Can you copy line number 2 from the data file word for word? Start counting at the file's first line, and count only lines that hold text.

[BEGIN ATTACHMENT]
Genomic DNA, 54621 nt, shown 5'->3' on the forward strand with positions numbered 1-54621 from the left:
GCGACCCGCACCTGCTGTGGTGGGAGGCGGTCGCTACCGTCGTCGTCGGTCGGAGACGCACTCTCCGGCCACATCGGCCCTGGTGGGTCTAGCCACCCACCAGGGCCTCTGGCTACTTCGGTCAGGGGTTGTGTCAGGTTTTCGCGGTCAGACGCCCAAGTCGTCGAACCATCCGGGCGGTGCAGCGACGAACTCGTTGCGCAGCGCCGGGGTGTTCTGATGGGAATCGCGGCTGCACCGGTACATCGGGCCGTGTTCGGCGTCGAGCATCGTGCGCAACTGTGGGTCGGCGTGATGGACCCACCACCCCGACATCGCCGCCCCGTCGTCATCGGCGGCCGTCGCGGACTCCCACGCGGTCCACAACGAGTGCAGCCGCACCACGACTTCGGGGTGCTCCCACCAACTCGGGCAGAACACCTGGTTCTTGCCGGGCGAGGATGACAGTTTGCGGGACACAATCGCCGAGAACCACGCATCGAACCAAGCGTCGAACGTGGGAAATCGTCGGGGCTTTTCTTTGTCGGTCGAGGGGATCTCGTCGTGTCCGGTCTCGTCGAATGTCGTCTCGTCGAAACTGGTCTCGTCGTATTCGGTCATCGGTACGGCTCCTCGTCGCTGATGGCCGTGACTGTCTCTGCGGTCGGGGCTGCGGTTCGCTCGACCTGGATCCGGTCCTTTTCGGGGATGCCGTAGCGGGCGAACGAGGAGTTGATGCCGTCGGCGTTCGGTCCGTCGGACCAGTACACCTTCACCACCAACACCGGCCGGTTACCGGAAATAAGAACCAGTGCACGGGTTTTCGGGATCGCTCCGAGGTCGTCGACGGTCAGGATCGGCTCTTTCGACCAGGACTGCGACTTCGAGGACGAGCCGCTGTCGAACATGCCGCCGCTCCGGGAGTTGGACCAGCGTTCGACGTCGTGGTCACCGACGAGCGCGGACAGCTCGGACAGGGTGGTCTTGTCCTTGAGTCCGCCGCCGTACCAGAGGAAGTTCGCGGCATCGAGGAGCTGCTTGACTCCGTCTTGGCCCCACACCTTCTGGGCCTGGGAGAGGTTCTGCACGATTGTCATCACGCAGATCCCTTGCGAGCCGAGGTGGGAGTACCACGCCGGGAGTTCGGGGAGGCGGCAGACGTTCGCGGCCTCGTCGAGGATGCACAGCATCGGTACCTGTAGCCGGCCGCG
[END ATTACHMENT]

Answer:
GCGACCCGCACCTGCTGTGGTGGGAGGCGGTCGCTACCGTCGTCGTCGGTCGGAGACGCACTCTCCGGCCACATCGGCCCTGGTGGGTCTAGCCACCCACCAGGGCCTCTGGCTACTTCGGTCAGGGGTTGTGTCAGGTTTTCGCGGTCAGACGCCCAAGTCGTCGAACCATCCGGGCGGTGCAGCGACGAACTCGTTGCGCAGCGCCGGGGTGTTCTGATGGGAATCGCGGCTGCACCGGTACATCGGGCCGTGTTCGGCGTCGAGCATCGTGCGCAACTGTGGGTCGGCGTGATGGACCCACCACCCCGACATCGCCGCCCCGTCGTCATCGGCGGCCGTCGCGGACTCCCACGCGGTCCACAACGAGTGCAGCCGCACCACGACTTCGGGGTGCTCCCACCAACTCGGGCAGAACACCTGGTTCTTGCCGGGCGAGGATGACAGTTTGCGGGACACAATCGCCGAGAACCACGCATCGAACCAAGCGTCGAACGTGGGAAATCGTCGGGGCTTTTCTTTGTCGGTCGAGGGGATCTCGTCGTGTCCGGTCTCGTCGAATGTCGTCTCGTCGAAACTGGTCTCGTCGTATTCGGTCATCGGTACGGCTCCTCGTCGCTGATGGCCGTGACTGTCTCTGCGGTCGGGGCTGCGGTTCGCTCGACCTGGATCCGGTCCTTTTCGGGGATGCCGTAGCGGGCGAACGAGGAGTTGATGCCGTCGGCGTTCGGTCCGTCGGACCAGTACACCTTCACCACCAACACCGGCCGGTTACCGGAAATAAGAACCAGTGCACGGGTTTTCGGGATCGCTCCGAGGTCGTCGACGGTCAGGATCGGCTCTTTCGACCAGGACTGCGACTTCGAGGACGAGCCGCTGTCGAACATGCCGCCGCTCCGGGAGTTGGACCAGCGTTCGACGTCGTGGTCACCGACGAGCGCGGACAGCTCGGACAGGGTGGTCTTGTCCTTGAGTCCGCCGCCGTACCAGAGGAAGTTCGCGGCATCGAGGAGCTGCTTGACTCCGTCTTGGCCCCACACCTTCTGGGCCTGGGAGAGGTTCTGCACGATTGTCATCACGCAGATCCCTTGCGAGCCGAGGTGGGAGTACCACGCCGGGAGTTCGGGGAGGCGGCAGACGTTCGCGGCCTCGTCGAGGATGCACAGCATCGGTACCTGTAGCCGGCCGCG